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Playoffs proposal helps P5s and G5s but leaves Notre Dame without a chance for a bye

Notre Dame cannot get a top-four bye, and the power conferences retain their protections while the 'little guys' have a more feasible path to a seat at the table.

Notre Dame cannot get a top-four bye, and the power conferences retain their protections while the 'little guys' have a more feasible path to a seat at the table.

That's the nuts and bolts of the proposal from College Football Playoff's sub-committee – a four-member panel – to expand the seven-year-old postseason soiree into a dozen participants, perhaps as soon as 2023.

After the CFP issued a statement on advancing the proposal, with meetings next week in Chicago and the following week in Dallas that will determine its ability to further advance, Playoffs President Bill Hancock as well as the members of the sub-committee – Notre Dame's Jack Swarbrick, Big 12 Commissioner Bob Bowlsby, Southeastern Conference Commissioner Greg Sankey and the Mountain West's Craig Thompson – conducted a nearly hour-long teleconference Thursday afternoon to clarify the actions in the first meaningful step to expand the postseason title-quest.

“We cannot qualify for a bye,” Swarbrick said on the call. “It's limited to the four highest-ranked conference champions. I look forward to never hearing again about how we played one less game or don't have a conference championship.”

The Fighting Irish are coming off a CFP berth following the 2020 season, the program's only season spent in full conference play. Notre Dame is returning to its independent status in the fall after being a provisional member of the Atlantic Coast Conference last full due to the COVID-19 pandemic.

As for the group's work in seeking to triple the size of the tournament field, it stems from strong consideration for conference champions/top teams from Group of Five programs while also preserving the ability of non-conference champions in Power Five leagues to nonetheless qualify for the CFP.

“My sense is there's been an expectation for automatic access,” Sankey said. “I don't think automatic access works if you're reducing opportunities for those teams that are highly ranked. In other words, going to eight and allocating a certain number of (automatic qualifiers), thereby reducing effectively the at-large numbers, is not something that really resonated from my perspective.

“Twelve obviously finds a halfway-point between those conference champions that could have access, the six best, and then six of the most highly rated teams. Now, there's going to be intersection between highly ranked teams and conference champions, but ultimately that is one of the opportunities that 12 presents. I think it's also important to note you're going to have teams that might be conference champions ranked outside the 12, and one of the potential conversation points going forward is that 12th-ranked team not being a participant. That seemed really difficult to do at eight. Not that it's not going to be problematic at 12, and when you look at basketball, it's problematic at 69 on the men's side and 65 at the women's side [for the NCAA Tournaments].”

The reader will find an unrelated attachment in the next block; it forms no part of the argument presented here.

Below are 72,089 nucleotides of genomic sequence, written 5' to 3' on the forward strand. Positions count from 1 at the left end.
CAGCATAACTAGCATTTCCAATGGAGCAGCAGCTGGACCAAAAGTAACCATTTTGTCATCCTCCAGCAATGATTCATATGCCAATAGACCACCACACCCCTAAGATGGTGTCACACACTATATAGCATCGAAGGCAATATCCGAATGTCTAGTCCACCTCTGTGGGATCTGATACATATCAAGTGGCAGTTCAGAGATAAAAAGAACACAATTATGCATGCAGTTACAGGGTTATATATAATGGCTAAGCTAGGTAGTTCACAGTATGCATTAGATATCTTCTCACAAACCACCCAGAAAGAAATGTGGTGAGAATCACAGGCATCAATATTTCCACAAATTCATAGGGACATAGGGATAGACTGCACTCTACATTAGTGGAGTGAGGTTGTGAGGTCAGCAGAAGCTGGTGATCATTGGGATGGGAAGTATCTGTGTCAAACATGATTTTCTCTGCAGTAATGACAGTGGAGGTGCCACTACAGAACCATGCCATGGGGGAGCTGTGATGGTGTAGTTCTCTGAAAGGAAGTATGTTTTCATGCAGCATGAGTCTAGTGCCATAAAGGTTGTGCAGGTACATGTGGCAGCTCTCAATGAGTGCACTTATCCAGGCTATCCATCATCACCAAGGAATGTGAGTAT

Nine of the top 12 teams in the final CFP rankings prior to last season's playoffs were P5 teams, and Notre Dame was the 10th. Cincinnati and Coast Carolina were the only G5 teams that garnered top-12 placement.

If adopted, this move projects to involve 1,020 scholarship players in the sport's top level of playoffs – up from 340 in its current format.

“Overall, I would have liked to see eight (participants),” a sitting P5 senior-level administrator told FootballScoop. But I know (at least one committee member) was totally against 8 with 5 (conference) champs, a Group of 5 and two at-large.

“Twelve will be good. It’ll make for a long season though, which is fine if you’re playing for the big prize. But man that’s brutal on these kids’ bodies… a [potential] 17-game season. I think it’ll grow college football -- the one thing that it does is that it gives more teams and a wider variety hope and exposure to new teams instead of the same group of teams every year. However, it also devalues the regular season a little bit. May be some years when a three-loss team gets in.

“I think it needs to grow from four, but I always worry about collateral damage that none of us can anticipate right now… you just don’t know until it happens and unfolds.”

Swarbrick also said a potentially expanded Playoffs field allows college football “an opportunity to reassert ownership of New Year's Eve and New Year's Day in a really powerful way.”

Hancock's contention is that expansion not only provides a path to reclaim the sport's traditional postseason spotlight but also augments the opening and closing months of the regular season.

“I want to add one thing to what everybody said,” Hancock said. “Twelve keeps September important, and it also keeps November important.

“So for me, as I watched the working group work through the options, that was a real benefit of 12. Both September and November are helped.”

September, Hancock emphasizes, remains the earlier this new proposal could receive complete endorsement and then begin to be implemented in the coming seasons. He also maintains that the earliest possible expansion is the 2023 season.

The CFP's current TV contract package is with ESPN and runs through 2025.